Meg was swamped this week, so it was Jeremy’s job to read ALL the things and pick the best ones. Also this week: ASN award nominations open, data on what it takes to get hired as an evolutionary biologist, the root “problem” with peer review is not actually a problem, new R package vs. sloppy results sections, online supplements vs. reviewers, the government of Oklahoma vs. ESA memberships, plagiarists are losing the technological arms race, and MOAR. Lots of good stuff this week!
Applications and nominations for the 2016 ASN Jasper-Loftus Hills Young Investigator Awards (and other ASN awards) are due Jan. 1. Details here. You have to be in your final year of grad school or less than 3 years post-PhD on Jan. 1. The award comes with $500 cash, travel expenses for the ASN annual meeting in Austin, and a presentation slot in the Young Investigators symposium at the meeting. Sweet! Plus, it’s a nice feather in your cap that will look great on your cv. Four awards are available. You don’t have to be an ASN member to apply. Note that I said you should “apply” for the award. Don’t think of applying as some unseemly form of self-promotion. Think of it as you would applying for a grant. And don’t assume that you won’t be competitive and let that stop you from applying! I’m on the J-LH Young Investigator awards committee this year and I’m really looking forward to it. But we can only choose from among the applicants we get. I can tell you from past experience on other awards committees (including the ESA’s Buell and Braun awards) that it is unfortunately very common for people to not apply for awards for which they would be very competitive. Looking forward to seeing your applications!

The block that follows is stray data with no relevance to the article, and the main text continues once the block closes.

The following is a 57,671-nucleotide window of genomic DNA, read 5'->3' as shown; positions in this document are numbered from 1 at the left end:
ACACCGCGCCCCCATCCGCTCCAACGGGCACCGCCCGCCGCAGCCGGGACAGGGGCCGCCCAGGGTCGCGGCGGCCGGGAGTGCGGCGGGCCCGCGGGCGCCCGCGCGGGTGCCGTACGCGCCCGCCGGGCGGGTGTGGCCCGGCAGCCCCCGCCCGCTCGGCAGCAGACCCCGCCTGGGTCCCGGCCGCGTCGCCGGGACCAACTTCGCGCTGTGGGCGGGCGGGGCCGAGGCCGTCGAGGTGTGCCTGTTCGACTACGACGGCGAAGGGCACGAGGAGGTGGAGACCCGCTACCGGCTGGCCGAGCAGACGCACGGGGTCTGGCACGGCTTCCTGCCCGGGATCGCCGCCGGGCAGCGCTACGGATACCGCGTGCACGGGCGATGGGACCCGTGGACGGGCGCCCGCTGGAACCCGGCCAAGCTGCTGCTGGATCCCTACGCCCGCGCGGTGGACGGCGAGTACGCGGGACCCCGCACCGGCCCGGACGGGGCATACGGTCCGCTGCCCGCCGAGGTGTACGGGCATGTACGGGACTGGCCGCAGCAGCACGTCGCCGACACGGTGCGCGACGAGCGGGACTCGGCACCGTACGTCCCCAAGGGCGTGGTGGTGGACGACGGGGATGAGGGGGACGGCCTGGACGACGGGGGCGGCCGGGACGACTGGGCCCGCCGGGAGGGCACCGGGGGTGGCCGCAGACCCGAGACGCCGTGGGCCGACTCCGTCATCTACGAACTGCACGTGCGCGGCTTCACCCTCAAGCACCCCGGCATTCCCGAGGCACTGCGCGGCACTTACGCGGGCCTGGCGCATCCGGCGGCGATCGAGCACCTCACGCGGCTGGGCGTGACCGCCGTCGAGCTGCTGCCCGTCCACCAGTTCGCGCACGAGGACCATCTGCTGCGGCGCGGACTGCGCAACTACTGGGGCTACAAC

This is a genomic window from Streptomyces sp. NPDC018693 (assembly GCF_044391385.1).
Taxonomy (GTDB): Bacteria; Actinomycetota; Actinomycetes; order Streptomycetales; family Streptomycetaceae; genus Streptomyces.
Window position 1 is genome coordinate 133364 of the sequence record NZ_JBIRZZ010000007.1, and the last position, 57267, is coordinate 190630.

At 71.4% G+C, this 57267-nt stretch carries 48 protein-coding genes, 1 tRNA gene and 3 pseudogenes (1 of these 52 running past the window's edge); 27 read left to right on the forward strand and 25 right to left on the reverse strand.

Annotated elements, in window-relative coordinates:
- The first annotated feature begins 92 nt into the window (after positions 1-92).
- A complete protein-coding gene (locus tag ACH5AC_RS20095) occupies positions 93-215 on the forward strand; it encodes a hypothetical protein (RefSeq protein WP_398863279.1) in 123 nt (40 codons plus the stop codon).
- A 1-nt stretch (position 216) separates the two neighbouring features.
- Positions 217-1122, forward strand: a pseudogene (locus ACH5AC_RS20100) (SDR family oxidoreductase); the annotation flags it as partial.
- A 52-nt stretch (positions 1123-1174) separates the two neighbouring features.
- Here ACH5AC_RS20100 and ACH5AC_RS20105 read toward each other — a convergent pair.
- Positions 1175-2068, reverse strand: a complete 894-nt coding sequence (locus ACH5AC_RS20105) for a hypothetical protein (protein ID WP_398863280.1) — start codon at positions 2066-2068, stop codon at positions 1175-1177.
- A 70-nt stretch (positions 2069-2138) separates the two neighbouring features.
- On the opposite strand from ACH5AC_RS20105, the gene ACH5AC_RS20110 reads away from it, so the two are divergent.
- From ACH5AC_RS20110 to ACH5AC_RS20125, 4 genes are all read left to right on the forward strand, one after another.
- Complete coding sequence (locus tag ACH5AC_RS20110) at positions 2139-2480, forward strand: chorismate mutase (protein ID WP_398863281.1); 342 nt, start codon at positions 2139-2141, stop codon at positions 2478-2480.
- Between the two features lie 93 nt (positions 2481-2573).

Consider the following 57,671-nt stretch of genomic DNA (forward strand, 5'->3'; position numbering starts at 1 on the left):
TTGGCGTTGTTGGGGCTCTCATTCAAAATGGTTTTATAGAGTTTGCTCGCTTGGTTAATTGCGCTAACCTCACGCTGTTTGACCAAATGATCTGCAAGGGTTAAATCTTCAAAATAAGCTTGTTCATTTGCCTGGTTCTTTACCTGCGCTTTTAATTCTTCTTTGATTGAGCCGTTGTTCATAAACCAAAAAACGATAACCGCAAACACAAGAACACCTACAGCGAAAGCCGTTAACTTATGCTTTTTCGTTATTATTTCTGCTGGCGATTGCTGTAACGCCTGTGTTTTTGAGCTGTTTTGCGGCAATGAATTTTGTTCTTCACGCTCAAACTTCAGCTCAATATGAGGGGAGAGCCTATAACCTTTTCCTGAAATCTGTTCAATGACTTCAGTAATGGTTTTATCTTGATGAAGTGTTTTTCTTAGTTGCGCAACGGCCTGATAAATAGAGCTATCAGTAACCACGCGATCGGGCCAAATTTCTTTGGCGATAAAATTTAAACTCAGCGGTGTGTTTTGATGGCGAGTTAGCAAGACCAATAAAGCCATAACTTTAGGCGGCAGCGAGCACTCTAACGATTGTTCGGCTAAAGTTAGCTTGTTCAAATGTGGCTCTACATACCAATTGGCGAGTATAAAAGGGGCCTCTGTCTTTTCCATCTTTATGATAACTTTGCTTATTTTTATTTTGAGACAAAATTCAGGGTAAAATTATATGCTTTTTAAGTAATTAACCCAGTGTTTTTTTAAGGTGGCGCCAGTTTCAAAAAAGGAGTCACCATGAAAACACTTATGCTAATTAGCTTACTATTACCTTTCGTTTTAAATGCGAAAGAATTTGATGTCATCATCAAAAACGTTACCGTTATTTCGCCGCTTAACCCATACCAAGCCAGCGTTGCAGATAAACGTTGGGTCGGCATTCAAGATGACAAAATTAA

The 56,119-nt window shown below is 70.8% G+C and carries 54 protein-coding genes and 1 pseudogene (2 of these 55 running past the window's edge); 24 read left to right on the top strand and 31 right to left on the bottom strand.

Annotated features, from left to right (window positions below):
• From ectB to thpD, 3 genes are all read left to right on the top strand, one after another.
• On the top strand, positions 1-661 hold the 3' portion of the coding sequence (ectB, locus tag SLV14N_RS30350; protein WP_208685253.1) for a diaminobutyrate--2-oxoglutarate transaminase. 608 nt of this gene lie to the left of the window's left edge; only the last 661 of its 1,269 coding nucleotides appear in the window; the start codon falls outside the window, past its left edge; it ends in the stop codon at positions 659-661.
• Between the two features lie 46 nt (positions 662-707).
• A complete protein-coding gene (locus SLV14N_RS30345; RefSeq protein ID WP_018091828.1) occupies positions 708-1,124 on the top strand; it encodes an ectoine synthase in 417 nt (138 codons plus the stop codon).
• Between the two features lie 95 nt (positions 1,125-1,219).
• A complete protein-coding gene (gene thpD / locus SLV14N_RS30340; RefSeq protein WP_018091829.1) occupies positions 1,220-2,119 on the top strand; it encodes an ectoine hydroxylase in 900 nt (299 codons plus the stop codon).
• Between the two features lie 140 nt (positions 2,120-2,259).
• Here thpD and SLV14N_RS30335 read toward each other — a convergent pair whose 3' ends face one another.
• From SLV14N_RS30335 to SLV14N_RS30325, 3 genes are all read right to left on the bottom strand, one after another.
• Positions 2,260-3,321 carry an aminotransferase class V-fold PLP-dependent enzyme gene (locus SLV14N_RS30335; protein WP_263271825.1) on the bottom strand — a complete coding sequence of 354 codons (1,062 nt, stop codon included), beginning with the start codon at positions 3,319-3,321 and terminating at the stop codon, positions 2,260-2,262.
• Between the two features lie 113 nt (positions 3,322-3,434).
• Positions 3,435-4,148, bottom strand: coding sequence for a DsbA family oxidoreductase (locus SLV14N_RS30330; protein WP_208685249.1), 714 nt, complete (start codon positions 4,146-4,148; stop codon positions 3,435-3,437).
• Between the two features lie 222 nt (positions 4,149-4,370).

Stephen Heard on lectures as active learning. Another reminder that lecturing is not inherently bad teaching. It’s just one teaching tool among others, which can be done well or done badly. So enough with calling it unethical and arguing for it to be banned already.
A bit late to this, but better late than never: postdoc Jeremy Yoder on what’s a postdoc, again? He has a very reasonable, healthy attitude towards his postdoc, and to the academic job market.
Via Jeremy’s piece, some data on how many papers it’s taken to get hired as an evolutionary biologist at the NCSR in France from 2005-2014. The NCSR has a stable, formulaic hiring process, making cross-year comparisons straightforward. We’re only talking about one institution and 55 hires, so the sample is small and possibly non-representative of other places. But FWIW, from 2005-2014 the paper productivity of new hires almost doubled, from a mean of 12.5 papers to a mean of 22. That’s largely but not entirely because the post-PhD experience level of new hires jumped dramatically during that time, from 3.25 to 8 years on average. One small question I have is how the proportion of first-authored and many-authored papers on new hires’ CVs has changed over that period. (Aside: when it comes to post-PhD experience, the NCSR data are in some ways not representative of what’s happening elsewhere, at least in ecology. Previously, we’ve linked to survey data from ASLO showing that the typical post-PhD experience level of new faculty hires in ecology has dropped over time, from 4-7 years in the 1980s to 3 years from the 1990s til today. But note that there is lots of variation around what’s “typical”.)